Space Sunday: Moon trips, Mr Spock’s “home” and roving an asteroid

The updated BFR / BFS combination, as revealed on September 17th, 2018. Credit: SpaceX

On Monday, September 17th, SpaceX CEO, Elon Musk, provided an update on the company’s massive Big Falcon Rocket (BFR) and Big Falcon Ship (BFS –  previously referred to simply as “the ship” or “the spaceship”), and revealed the first fare-paying passenger who will fly around the Moon aboard a BFS some time in the 2020s.

BFR has been in development since 2012/13. Designed to be fully reusable, it was initially referred to as the Mars Colonial Transport (MCT) – reflecting the company’s intention to use it to send humans to Mars. In 2016, SpaceX revealed the first formal design for the vehicle, which had been renamed the Interplanetary Transport System (ITS) to reflect the fact it could fulfil a number of roles. At that time, the vehicle  – comprising a first stage booster and upper stage spaceship – was to be a 12 metre (39 ft) diameter, 122 m (400 ft) tall monster. By 2017, it had been renamed the BFR (for “Big Falcon Rocket”), and redesigned to be 9 m (29.5 ft) in diameter and 106 m (347 ft) tall.

With the 2018 presentation, Musk revealed further design changes to the system, most notably with the upper stage spaceship, the BFS, some of which give it very retro rocket ship look.

 
Left: The evolution of the BFR from 2016 (as the ITS) to 2018; renderings via the Everyday Astronaut. Right: an animated comparison between the 2017 BFS and the 3-finned 2018 variant (from an idea by Overlook Horizon).

In particular, the BFS now sports three large fins at its rear end. All three are intended to be landing legs – the BFS being designed to land vertically – with two of them actuated to move up and down as flight control surfaces during atmospheric decent. These are matched by two forward actuated canards, also designed to provide aerodynamic control during a descent through an atmosphere.

Two less obvious changes are an increase forward payload section and the design of the nose area of the vehicle, which includes a much larger forward “canopy” design than previous iterations, and an update to the BFS’s motors. Originally designed to be powered by 7 of the new SpaceX Raptor engine optimised for vacuum operations, the BFS will now initially be powered by seven of the same Raptor motors that will be used on the vehicle’s first stage (which uses a total of 31), optimised for thrust in an atmosphere.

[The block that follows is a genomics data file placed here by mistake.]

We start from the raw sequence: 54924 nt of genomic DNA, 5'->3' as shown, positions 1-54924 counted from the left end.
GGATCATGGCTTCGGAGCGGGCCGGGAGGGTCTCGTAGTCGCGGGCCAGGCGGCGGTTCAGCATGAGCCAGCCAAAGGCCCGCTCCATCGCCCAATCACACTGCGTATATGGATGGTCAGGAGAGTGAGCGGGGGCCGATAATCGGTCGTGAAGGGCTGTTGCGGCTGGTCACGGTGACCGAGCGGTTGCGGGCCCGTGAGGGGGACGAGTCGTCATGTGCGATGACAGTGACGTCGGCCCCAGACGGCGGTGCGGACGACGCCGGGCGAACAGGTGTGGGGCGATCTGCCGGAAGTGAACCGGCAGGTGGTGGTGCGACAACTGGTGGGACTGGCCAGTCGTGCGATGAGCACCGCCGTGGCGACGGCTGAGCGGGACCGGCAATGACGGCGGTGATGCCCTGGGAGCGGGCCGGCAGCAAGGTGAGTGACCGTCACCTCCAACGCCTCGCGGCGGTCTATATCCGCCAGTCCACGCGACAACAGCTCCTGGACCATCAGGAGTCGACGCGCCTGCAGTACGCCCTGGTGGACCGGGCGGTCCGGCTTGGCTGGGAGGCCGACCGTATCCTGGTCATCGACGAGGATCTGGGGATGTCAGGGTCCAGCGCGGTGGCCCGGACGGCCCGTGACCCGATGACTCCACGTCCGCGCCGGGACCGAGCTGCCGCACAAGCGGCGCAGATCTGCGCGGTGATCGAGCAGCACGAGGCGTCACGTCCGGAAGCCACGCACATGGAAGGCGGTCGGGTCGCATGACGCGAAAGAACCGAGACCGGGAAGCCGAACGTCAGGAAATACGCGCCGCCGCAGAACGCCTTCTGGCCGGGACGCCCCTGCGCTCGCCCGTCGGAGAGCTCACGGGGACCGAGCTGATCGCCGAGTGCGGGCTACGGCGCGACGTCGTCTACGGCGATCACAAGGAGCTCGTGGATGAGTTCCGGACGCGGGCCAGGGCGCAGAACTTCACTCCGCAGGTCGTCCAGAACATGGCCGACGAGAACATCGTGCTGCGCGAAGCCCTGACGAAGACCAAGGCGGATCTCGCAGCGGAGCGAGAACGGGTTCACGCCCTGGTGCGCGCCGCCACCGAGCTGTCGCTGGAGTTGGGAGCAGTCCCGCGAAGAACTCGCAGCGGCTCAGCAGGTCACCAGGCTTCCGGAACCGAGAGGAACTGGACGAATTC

The redesigned BFS includes new fore and aft actuated control surfaces for atmospheric entry, and an enlarged crew / cargo space. Credit: SpaceX

Elements of the first BFR system have been under construction for the last 12-18 months. These include one of the fuel tanks, and the initial hull rings, and Musk confirmed that the company hope to have the first BFS prototype ready for initial “hopper flights” – lifting itself off the ground under thrust and then landing again – by the end of 2019. SpaceX then plan to run high altitude testing of BFS in 2020, together with initial flights of the core stage as well.

Overall, the goal is to have the first BFR / BFS combination ready for orbital flight tests in 2021, building towards the flight around the Moon, which the company has initially earmarked for 2023.

The first completed cylinder section of the prototype BFR. just visible to the left is a part of one of the tanks that will eventually go inside the vehicle. Credit: SpaceX via The Independent

This is an incredibly ambitious time frame, and SpaceX would appear to have some significant engineering challenges to overcome. For example, by combining the landing legs with control surfaces, how are SpaceX going to ensure the craft can land sufficiently gently on another surface without damaging the mechanisms designed to move the fins, which will be required when the vehicle returns to earth.

While there was always a risk that landing struts (as were originally going to be used with BFS) might suffer damage as a result of a “hard” landing on the Moon or Mars, integrating landing systems into surfaces vital to the vehicle’s (and a crew’s)  safe return to Earth as planned by SpaceX, would appear to add further complexity to the vehicle – or call for contingencies to be able to transfer a returning crew to another vehicle on their return to Earth orbit should one of systems use to actuate the fins suffer damage when landing on the Moon or Mars.